Metabolic and physiological traits of bambara groundnut (vigna subterranea (L.) Verdc) in irrigated and drought conditions

Cleasby, Philip Michael (2019) Metabolic and physiological traits of bambara groundnut (vigna subterranea (L.) Verdc) in irrigated and drought conditions. MPhil thesis, University of Nottingham.

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Abstract

Bambara groundnut (Vigna subterranea (L.) Verdc) is an underutilised crop grown under rain fed conditions in Africa where drought is a major limiting factor for crop production. Many reports have described Bambara groundnut as a drought resistant crop, however limited evidence exists on the particular extent of resistance and the specific traits and physiological processes that enable it to resist drought relative to other important leguminous crops.

The review paper provides a comprehensive summary of the main lessons learned about Bambara groundnut’s drought tolerance, the potential of Bambara groundnut to provide food security in the face of climate change and offers insights for the direction of future research that will allow its potential to be realised in the changing African climate.

The first study was carried out to investigate and gain insights into the physiological responses of two landraces of Bambara groundnut to water stress, including above ground and below ground traits. Plants were grown in PVC columns to allow for sufficient root growth and to ensure a more realistic growing environment. Drought conditions were imposed during late reproductive stages of development. Physiological measurements were taken on site throughout the study with root analysis and yield parameters taken at final harvest. Roots were removed from columns and separated from the stem of the plant before being analysed using root scanning software.

Overall stomatal conductance decreased in both landraces as a result of drought, whereas chlorophyll content showed no signs of decrease. Burkina maintained greater above ground biomass in both treatments, with higher leaf number, canopy spread, plant height and chlorophyll content throughout, however results suggest this was at the expense of pod production. Nav 4 showed signs of pod formation up to 1 week before Burkina in the irrigated treatment and had significantly more pods under the drought treatment, possibly as a result of its faster development rate allowing it to avoid the onset of drought. Root analysis showed Burkina had a greater surface area and root length in both treatments, with significant longer roots in the drought treatment, possibly allowing it to maintain water availability and ensure above ground plant growth.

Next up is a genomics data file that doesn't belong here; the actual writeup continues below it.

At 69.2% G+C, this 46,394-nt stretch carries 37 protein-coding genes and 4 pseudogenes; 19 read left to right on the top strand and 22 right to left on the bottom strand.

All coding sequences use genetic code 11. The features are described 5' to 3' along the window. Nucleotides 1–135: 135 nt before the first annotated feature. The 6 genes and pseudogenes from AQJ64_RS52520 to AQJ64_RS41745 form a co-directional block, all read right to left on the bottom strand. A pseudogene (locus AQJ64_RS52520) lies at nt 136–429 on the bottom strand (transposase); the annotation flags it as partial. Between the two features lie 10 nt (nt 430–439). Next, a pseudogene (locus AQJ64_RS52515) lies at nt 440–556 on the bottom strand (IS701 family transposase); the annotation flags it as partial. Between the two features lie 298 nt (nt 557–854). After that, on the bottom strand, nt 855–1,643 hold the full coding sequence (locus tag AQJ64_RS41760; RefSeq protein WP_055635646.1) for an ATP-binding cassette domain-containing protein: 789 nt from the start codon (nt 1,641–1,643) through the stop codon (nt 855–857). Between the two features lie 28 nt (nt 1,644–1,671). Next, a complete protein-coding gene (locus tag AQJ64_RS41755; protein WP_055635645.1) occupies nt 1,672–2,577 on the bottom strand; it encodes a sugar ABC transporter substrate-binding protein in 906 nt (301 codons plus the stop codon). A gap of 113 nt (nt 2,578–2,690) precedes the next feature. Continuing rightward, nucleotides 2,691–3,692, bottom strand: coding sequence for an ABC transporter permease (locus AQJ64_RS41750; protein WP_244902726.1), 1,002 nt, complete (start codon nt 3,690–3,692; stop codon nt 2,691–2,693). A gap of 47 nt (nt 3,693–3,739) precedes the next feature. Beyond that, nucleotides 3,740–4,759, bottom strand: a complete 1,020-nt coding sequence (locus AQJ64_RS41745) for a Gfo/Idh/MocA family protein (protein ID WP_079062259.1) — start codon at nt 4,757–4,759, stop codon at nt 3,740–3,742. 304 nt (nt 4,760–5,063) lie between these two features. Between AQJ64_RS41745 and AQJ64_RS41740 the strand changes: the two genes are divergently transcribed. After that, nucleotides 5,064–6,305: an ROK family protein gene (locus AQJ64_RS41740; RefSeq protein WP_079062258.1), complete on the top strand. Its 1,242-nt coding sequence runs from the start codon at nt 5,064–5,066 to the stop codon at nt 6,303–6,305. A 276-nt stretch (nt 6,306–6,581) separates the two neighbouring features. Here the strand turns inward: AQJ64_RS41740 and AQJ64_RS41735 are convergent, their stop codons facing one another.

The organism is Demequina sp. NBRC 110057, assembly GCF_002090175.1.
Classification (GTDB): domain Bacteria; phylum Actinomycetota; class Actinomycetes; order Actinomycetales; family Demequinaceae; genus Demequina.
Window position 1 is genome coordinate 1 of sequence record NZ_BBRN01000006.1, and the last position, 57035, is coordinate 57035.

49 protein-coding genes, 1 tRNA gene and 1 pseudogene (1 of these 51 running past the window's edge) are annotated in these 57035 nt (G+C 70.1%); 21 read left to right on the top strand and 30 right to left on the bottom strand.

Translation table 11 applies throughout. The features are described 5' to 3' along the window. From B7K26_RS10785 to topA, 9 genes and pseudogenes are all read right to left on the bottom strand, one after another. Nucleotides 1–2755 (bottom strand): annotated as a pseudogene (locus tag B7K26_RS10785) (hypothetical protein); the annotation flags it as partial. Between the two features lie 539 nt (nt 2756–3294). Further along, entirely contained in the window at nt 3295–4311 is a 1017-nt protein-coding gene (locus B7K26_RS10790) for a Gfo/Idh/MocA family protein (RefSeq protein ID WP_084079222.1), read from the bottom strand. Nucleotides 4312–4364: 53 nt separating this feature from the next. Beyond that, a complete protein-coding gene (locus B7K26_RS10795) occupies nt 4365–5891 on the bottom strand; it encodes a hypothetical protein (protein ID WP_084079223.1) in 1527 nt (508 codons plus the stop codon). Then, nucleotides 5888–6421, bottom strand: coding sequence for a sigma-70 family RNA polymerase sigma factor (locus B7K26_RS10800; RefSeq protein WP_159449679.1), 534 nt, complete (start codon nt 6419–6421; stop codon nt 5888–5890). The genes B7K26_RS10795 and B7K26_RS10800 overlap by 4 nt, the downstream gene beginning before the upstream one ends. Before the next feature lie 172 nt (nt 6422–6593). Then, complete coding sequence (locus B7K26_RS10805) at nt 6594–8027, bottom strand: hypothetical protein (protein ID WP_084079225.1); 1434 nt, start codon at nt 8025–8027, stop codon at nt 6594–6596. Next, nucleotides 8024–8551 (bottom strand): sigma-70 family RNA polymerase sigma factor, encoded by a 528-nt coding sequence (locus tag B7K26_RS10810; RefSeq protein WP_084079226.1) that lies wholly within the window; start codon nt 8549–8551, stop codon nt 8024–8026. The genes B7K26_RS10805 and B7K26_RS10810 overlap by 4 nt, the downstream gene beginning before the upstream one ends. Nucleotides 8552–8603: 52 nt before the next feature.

The second experiment built on these findings by repeating a similar experiment with larger columns, with drought exposed for a longer period of time and with metabolic assessments. It was expected that drought would lead to a significant change in the characteristics being observed, and that the more drought tolerant landraces would exhibit show a larger root surface area and taproot length and an increase in the biochemical parameters being observed. The hypotheses are shown in greater detail in the following section.

The landrace TVSU89 displayed the highest yield under drought conditions, alongside a reduction in leaf and shoot biomass, higher stomatal conductance and chlorophyll content, reduced root surface area and a greater concentration of anthocyanin. The findings of this work point to further column-based research in more tightly controlled conditions to investigate some of these parameters in more detail.

Item Type: Thesis (University of Nottingham only) (MPhil)
Supervisors: Massawe, Festo
Symonds, Rachael
Subjects: S Agriculture > SB Plant culture
Faculties/Schools: UNMC Malaysia Campus > Faculty of Science > School of Biosciences
Item ID: 55799
Depositing User: CLEASBY, Philip
Date Deposited: 27 Feb 2019 04:40
Last Modified: 07 May 2020 13:02
URI: http://eprints.nottingham.ac.uk/id/eprint/55799

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